- To a clear understanding of a manager’s capabilities. An advertiser has a right to a solid, accurate understanding of the capabilities of an outside management firm. Whether this is an issue of managing huge keyword lists, bidding frequency, algorithmic sophistication or reporting capabilities, transparency should be the rule;
- To a clear understanding of the agency’s business model. Are the account reps commissioned based on the amount of advertising they sell to their clients? If so, they may be working as much for the engines as they are for their clients. What is their client retention rate? What is their analyst retention rate? Just as a real estate buyer must be told that “their” agent is actually paid by the seller, advertisers have a right to understand whether the agency is providing marketing services to them, or simply selling advertising on behalf of the publishers.
Brad Geddes wrote a terrific post a few weeks back on the challenges faced by aggregators — those who manage hundreds or thousands of tiny accounts — as distinct from traditional large-account agencies. Granted, #1, #2, and #5 might prove legitimately problematic for those folks.
But I’m not really aiming at that part of the industry. The most grievous offenders of advertiser’s rights are often the largest players in the space, not the smallest.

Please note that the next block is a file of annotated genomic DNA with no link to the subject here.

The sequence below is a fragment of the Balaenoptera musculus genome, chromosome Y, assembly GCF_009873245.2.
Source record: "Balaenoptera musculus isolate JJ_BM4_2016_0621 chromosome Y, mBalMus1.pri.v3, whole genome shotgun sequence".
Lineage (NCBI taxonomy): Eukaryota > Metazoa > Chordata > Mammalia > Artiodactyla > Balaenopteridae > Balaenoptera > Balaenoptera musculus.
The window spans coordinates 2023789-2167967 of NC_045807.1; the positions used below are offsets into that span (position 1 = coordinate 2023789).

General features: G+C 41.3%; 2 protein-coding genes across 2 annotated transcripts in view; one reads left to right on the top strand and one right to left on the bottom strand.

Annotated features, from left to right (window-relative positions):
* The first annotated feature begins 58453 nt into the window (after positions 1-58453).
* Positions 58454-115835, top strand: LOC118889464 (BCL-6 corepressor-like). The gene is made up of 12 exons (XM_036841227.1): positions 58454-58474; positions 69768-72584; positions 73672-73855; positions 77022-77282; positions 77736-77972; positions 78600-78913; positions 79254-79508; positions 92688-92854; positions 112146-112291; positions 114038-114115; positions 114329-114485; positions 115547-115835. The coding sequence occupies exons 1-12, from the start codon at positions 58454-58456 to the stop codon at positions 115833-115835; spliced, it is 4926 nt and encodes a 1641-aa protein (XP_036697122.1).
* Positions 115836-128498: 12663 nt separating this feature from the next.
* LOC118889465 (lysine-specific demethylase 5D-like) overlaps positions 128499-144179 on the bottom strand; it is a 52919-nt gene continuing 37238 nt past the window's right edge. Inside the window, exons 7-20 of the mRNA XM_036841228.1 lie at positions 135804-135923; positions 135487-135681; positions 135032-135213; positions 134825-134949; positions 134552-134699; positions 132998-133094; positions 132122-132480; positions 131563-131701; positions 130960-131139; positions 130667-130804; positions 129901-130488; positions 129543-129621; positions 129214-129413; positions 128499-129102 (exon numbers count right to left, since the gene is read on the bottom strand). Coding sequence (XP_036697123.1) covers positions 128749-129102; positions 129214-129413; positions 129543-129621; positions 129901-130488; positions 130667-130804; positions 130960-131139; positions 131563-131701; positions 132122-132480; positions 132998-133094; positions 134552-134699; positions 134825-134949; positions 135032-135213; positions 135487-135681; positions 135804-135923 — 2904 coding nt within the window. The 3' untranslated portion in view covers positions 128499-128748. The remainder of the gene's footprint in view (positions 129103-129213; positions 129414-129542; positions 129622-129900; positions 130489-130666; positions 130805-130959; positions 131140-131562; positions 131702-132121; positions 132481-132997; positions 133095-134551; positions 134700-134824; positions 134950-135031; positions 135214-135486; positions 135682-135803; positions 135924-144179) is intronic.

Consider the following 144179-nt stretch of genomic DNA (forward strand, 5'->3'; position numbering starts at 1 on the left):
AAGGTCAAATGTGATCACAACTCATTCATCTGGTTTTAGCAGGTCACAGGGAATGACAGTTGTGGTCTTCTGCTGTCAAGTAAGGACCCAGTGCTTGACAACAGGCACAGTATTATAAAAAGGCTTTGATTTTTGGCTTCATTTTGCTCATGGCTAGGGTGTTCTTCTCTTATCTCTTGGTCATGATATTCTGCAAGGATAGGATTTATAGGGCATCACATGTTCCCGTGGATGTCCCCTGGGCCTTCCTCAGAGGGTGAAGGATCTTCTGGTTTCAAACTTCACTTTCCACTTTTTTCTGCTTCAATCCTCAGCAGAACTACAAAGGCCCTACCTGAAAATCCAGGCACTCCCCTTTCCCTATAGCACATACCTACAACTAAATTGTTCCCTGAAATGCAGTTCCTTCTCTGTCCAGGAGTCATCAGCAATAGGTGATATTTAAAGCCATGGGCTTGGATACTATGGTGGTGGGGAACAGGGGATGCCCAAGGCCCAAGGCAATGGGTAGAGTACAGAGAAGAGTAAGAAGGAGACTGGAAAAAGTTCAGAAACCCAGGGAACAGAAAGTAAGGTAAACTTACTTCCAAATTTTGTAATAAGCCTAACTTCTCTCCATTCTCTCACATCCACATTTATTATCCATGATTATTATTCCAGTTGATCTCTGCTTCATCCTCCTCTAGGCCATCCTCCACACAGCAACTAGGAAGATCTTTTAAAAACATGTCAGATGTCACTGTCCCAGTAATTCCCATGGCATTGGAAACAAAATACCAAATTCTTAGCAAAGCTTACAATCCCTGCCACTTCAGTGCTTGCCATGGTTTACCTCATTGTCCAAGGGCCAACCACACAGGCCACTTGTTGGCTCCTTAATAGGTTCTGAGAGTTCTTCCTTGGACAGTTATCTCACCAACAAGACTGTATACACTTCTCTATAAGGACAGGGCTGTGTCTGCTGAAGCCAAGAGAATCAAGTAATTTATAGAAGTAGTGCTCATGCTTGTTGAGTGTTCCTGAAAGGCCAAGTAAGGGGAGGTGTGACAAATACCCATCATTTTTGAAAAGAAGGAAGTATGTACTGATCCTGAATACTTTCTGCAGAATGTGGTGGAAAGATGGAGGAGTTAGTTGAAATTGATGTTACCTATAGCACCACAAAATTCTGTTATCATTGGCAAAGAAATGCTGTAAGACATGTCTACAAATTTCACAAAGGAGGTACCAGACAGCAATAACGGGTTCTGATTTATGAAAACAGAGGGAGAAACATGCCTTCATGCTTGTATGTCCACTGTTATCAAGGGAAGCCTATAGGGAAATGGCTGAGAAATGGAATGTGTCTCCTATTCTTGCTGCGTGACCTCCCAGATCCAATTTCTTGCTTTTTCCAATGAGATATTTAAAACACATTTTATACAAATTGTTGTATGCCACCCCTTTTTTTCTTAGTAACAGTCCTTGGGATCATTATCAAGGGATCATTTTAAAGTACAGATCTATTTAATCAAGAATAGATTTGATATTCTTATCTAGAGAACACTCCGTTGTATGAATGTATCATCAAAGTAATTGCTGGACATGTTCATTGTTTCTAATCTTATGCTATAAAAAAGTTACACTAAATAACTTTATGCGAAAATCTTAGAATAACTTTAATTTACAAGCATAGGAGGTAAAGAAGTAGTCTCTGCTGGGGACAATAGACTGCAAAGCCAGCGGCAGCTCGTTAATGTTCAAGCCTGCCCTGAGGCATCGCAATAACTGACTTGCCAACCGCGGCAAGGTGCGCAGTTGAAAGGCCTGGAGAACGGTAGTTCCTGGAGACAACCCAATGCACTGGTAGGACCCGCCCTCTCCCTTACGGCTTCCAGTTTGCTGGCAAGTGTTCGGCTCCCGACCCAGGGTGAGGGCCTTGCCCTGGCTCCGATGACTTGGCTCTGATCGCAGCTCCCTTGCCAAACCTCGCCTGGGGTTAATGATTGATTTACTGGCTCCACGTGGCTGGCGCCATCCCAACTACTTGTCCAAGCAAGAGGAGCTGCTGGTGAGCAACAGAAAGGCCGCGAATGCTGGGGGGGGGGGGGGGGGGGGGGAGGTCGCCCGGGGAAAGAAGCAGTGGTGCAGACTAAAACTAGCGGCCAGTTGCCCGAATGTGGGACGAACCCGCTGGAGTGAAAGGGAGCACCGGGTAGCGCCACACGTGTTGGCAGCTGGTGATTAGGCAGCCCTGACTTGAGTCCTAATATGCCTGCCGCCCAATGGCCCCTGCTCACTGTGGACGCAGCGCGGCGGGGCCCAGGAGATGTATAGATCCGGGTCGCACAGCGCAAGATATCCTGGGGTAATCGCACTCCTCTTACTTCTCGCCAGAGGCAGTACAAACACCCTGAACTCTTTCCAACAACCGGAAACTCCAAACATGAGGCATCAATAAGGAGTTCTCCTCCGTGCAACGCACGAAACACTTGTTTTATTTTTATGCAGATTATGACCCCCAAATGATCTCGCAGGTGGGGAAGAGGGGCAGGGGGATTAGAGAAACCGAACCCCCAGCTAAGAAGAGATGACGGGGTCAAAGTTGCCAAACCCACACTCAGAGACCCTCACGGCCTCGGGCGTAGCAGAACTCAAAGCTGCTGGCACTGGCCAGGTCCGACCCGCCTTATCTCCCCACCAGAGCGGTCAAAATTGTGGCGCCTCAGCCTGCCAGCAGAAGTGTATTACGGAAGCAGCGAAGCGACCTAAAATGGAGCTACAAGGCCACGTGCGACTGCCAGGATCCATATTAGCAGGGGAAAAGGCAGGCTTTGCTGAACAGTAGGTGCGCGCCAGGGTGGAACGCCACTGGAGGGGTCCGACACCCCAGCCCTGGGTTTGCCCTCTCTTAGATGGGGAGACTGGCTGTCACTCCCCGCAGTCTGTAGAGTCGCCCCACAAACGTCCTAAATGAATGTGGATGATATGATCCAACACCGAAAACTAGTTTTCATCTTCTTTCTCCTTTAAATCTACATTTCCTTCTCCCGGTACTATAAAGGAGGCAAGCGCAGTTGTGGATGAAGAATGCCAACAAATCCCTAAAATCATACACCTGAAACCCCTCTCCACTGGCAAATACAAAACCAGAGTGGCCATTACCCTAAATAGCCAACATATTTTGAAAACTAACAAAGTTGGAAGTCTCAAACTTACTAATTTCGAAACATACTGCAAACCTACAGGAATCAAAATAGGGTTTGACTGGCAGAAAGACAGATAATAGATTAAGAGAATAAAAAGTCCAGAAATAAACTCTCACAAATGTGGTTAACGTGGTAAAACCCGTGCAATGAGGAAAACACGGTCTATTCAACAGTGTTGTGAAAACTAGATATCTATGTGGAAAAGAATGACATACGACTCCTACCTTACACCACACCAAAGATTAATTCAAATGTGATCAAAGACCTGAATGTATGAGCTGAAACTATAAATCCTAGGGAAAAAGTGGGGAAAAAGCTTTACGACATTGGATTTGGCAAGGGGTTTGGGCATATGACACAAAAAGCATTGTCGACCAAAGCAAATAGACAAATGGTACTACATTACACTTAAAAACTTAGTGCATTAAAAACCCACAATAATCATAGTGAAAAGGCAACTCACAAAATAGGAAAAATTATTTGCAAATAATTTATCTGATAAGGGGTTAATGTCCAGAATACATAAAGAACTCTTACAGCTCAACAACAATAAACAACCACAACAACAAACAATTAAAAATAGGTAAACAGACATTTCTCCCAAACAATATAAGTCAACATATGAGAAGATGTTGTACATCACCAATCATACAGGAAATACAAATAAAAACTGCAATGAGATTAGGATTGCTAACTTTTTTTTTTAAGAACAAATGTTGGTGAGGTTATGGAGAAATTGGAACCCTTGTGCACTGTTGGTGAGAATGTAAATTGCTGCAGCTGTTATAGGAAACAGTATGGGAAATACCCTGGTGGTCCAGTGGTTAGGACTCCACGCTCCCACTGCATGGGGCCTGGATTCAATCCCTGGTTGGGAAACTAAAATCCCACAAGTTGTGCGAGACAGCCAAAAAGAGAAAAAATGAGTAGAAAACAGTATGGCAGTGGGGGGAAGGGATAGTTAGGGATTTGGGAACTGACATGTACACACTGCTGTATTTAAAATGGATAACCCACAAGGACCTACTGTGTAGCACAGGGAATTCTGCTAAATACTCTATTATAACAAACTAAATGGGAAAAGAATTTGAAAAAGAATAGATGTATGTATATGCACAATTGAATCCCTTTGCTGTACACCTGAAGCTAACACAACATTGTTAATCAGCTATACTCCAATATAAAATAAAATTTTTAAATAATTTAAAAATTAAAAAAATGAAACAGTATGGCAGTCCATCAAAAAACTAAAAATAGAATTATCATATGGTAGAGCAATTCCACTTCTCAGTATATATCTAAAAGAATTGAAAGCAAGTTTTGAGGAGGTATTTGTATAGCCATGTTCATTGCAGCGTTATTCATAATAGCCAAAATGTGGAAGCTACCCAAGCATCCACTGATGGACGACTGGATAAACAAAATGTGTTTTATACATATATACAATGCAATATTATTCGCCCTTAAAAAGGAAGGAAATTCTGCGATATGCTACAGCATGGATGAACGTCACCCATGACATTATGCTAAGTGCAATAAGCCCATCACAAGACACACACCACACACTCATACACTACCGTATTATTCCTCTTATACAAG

One could also object that this is a case of “buyer beware.” If advertisers get fleeced, it’s their own fault.
I don’t agree. Each time an agency behaves recklessly and under-delivers on promises we are all tainted. Mature service industries don’t behave this way. When you hire a law firm you can pretty-well be assured that they are licensed to practice, that they are competent, and that they are working for you. Same with an accounting firm. We have enough experience under our belts at this point that ‘ignorance’ of how the channel works can no longer be a valid excuse.
Are there other rights that should be added?
Are there problems with some of the ones I’ve listed?
Will you and your firm support this initiative?
Some opinions expressed in this article may be those of a guest author and not necessarily Search Engine Land. Staff authors are listed here.
(Some images used under license from Shutterstock.com.)